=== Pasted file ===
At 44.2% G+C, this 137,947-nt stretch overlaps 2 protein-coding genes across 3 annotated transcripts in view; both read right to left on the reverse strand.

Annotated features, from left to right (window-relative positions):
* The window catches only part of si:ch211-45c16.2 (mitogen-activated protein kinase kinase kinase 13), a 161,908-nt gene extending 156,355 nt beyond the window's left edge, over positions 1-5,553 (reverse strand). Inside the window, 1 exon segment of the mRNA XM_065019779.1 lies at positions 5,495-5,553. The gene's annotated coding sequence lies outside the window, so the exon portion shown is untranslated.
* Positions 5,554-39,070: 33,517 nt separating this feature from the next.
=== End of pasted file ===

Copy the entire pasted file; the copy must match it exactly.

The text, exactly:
At 44.2% G+C, this 137,947-nt stretch overlaps 2 protein-coding genes across 3 annotated transcripts in view; both read right to left on the reverse strand.

Annotated features, from left to right (window-relative positions):
* The window catches only part of si:ch211-45c16.2 (mitogen-activated protein kinase kinase kinase 13), a 161,908-nt gene extending 156,355 nt beyond the window's left edge, over positions 1-5,553 (reverse strand). Inside the window, 1 exon segment of the mRNA XM_065019779.1 lies at positions 5,495-5,553. The gene's annotated coding sequence lies outside the window, so the exon portion shown is untranslated.
* Positions 5,554-39,070: 33,517 nt separating this feature from the next.